Earlier this week I ran into a missing feature in the Scala xml library and I ended up adding this feature myself, which turned out to be pretty simple.

I was trying to extract the text contents of an element in a piece of XML using the handy \ and \\ methods on scala.xml.NodeSeq. These methods allow you to extract sub-elements from an XML node in a way very similar to XPath, something like this:

val xml = <a><b><c>text</c></b></a>
val c1 = xml \ "b" \ "c"
val c2 = xml \\ "c"
val text = c2.text


The problem I ran into occurred when I tried to use these methods to extract an element when one of its attributes had a certain value.

Based on my experience with "real" XPath, I tried to do the following:

val xml = <a><b id="b1"/><b id="b2"/></a>
val b2 = xml \ "b[@id == b2]"


But that did not work, resulting in an empty NodeSeq. I tried a couple of syntax variants but nothing seemed to work. When I went to have a look at the Scala source code, it was pretty easy to see that support for this type of thing simly did not exist. There is a package called scala.xml.path but it only contains one source file and as far as I could tell, this package and its contents are neither useful nor used from anywhere else in the Scala source code.

Having seen the source code for the \ and \\ methods, I thought it should be pretty simple to add support for extract nodes based on attribute values, and indeed it was. The Scala 2.7.5 source code for those methods was kind of clunky and very imperative (lots of while loops and nested ifs) but the 2.8 code looked a lot more like it should so I chose to base my implementation on the approach taken there.

So without further ado, here is the code for my RichNodeSeq implementation. The full code and the accompanying unit tests can be found on GitHub.

import scala.xml._

object RichNodeSeq {
val MatchNodeByAttributeValueRegExp = """^(.*)@(.*)==(.*)\$""".r

def apply(nodeSeq: NodeSeq): RichNodeSeq = {
new RichNodeSeq(nodeSeq)
}
}

class RichNodeSeq(nodeSeq: NodeSeq) extends NodeSeq {
def theSeq = nodeSeq.theSeq

import RichNodeSeq._

override def $that: String): RichNodeSeq = { def filterChildNodes(cond: (Node) => Boolean) = RichNodeSeq(NodeSeq fromSeq (this flatMap (_.child) filter cond)) that match { case MatchNodeByAttributeValueRegExp(element, attribute, value) => filterChildNodes( isElementWithAttributeValue(_, element.trim, attribute.trim, value.trim)) case _ => RichNodeSeq(super.$that))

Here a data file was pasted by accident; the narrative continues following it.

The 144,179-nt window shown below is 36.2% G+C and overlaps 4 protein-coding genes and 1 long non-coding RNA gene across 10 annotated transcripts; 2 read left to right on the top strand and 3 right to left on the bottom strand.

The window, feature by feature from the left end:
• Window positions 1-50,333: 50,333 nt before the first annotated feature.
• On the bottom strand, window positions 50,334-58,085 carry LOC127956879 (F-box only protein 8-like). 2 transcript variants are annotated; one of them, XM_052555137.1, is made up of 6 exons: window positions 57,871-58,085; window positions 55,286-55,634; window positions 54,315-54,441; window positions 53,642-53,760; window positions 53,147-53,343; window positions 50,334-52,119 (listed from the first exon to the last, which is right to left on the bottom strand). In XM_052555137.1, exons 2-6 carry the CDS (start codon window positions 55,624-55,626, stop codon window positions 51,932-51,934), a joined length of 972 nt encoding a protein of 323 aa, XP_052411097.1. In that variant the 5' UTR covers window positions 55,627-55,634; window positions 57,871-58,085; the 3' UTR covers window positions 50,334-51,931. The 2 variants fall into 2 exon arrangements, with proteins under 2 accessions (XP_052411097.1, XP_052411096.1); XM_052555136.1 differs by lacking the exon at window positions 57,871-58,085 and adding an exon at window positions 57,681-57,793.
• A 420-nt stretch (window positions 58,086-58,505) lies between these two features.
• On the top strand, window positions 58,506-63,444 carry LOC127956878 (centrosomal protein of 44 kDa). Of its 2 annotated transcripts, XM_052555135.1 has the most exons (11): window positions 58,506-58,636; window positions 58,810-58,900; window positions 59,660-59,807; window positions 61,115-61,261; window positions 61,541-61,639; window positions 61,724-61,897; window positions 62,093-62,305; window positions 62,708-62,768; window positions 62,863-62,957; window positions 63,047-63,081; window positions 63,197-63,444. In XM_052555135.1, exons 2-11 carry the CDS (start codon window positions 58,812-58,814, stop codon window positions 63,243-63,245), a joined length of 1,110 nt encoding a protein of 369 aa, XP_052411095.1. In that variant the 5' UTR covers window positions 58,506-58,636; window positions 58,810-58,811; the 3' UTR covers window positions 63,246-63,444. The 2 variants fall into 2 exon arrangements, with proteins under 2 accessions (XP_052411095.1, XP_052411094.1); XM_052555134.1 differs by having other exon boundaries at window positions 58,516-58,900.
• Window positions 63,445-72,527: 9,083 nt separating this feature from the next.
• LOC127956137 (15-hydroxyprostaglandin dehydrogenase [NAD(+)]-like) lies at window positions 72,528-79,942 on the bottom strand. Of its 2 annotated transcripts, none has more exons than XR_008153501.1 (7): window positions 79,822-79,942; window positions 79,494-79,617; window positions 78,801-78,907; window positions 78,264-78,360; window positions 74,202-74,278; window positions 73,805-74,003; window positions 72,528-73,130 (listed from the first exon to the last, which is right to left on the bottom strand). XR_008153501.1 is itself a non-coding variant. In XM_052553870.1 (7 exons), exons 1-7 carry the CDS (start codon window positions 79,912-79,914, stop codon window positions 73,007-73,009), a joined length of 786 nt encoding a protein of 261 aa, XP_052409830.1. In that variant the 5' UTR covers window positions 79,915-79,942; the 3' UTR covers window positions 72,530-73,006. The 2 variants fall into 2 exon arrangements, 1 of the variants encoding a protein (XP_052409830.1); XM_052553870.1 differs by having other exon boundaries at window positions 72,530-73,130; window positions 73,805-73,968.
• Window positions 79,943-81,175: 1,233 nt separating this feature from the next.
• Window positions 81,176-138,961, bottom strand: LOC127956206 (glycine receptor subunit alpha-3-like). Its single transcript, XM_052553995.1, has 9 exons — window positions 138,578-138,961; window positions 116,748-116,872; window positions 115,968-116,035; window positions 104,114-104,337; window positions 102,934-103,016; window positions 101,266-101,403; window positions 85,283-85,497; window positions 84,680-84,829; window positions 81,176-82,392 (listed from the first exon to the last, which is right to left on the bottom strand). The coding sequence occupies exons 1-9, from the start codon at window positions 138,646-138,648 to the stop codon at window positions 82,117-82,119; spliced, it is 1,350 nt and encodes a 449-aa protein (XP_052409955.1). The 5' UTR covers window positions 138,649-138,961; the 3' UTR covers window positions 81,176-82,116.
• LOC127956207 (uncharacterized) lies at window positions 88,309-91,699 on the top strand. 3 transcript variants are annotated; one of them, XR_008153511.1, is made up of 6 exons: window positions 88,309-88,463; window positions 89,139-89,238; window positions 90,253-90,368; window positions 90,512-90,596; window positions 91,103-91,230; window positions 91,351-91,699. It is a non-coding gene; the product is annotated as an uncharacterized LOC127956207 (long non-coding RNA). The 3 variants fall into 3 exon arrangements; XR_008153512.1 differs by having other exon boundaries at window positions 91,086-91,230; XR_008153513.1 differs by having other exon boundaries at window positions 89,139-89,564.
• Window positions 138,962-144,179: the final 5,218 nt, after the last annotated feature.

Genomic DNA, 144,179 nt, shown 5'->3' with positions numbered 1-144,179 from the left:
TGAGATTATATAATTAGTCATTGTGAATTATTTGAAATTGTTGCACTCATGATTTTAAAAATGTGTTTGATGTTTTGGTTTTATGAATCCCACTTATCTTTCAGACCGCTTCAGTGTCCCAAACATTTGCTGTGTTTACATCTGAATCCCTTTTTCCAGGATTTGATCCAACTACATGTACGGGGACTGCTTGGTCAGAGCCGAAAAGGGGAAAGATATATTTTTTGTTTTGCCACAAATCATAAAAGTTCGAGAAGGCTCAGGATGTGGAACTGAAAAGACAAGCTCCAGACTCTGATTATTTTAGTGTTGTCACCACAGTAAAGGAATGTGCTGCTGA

}
}

override def \$that: String): RichNodeSeq = { def filterChildNodes(cond: (Node) => Boolean) = RichNodeSeq(NodeSeq fromSeq (this flatMap (_.descendant_or_self) filter cond)) that match { case MatchNodeByAttributeValueRegExp(element, attribute, value) => filterChildNodes( isElementWithAttributeValue(_, element.trim, attribute.trim, value.trim)) case _ => RichNodeSeq(super.\$that))
}
}

private def isElementWithAttributeValue(
node: Node,
elementName: String,
attributeName: String,
attributeValue: String): Boolean = {
(node.label == elementName)
.&&(
node.attribute(attributeName) match {
case Some(attributes) => attributes(0) == attributeValue
case None => false
}
)
}
}


You might notice some funky use of braces here and there, esspecially in the last bit. This should not really be necessary but without the braces and the periods the Scala eclipse plugin could not parse the code correctly.

You can use this functionality by wrapping any existing instance of NodeSeq in an instance of RichNodeSeq. I played around with an implicit conversion so all you would need was an import statement but (AFAIK) I would have had to rename the methods to make that work. Here is an example:

val xml = <a><b id="b1"/><b id="b2"/></a>
val b2 = RichNodeSeq(xml) \ "b[@id == b2]"


So how does it all work ? The basic approach is to extend NodeSeq and to override the two XPath-like methods. I use a regular expression extractor to test whether the argument to the methods contains an attribute value expression. If not, I simply hand over to the super class.

If the argument does contain an attribute value expression, I use the extracted element name, attribute name, and attribute value to match against the children and/or the descendents of the current NodeSeq. The isElementWithAttributeValue method then simply determines whether the element name matches, whether the element has any attributes, and if so whether the attribute matches the attribute value. The nested pattern match in the boolean expression makes it look a bit harder then it should be so I think I will extract that into another method later.

As stated above, the sources and the unit tests are available on GitHub so go ahead and use this code if you think it is useful. And, of course, if you think I did it completely wrong (or totally right), don't hesitate to leave a comment.

1. July 27, 2009 at 7:53 am

The implementations of \ and \\ seem to contain a lot of duplicate code - as far as I can see, the only differences seem to be _.child vs. _.descendant_or_self in filterChildNodes and super.\ vs. super.\\ in the final match. Could these be elegantly factored out..?

2. July 27, 2009 at 9:53 am

Hey ! This code has only seen one refactoring run until now ! Be nice

I'm sure I can extract some more duplication but I'm still experimenting with how readable Scala code gets after extracting stuff and I did not want to end up with example code that nobody could read.

Of course you could always fork the code on GitHub and fix it yourself. Surprise me

3. August 10, 2009 at 10:10 pm

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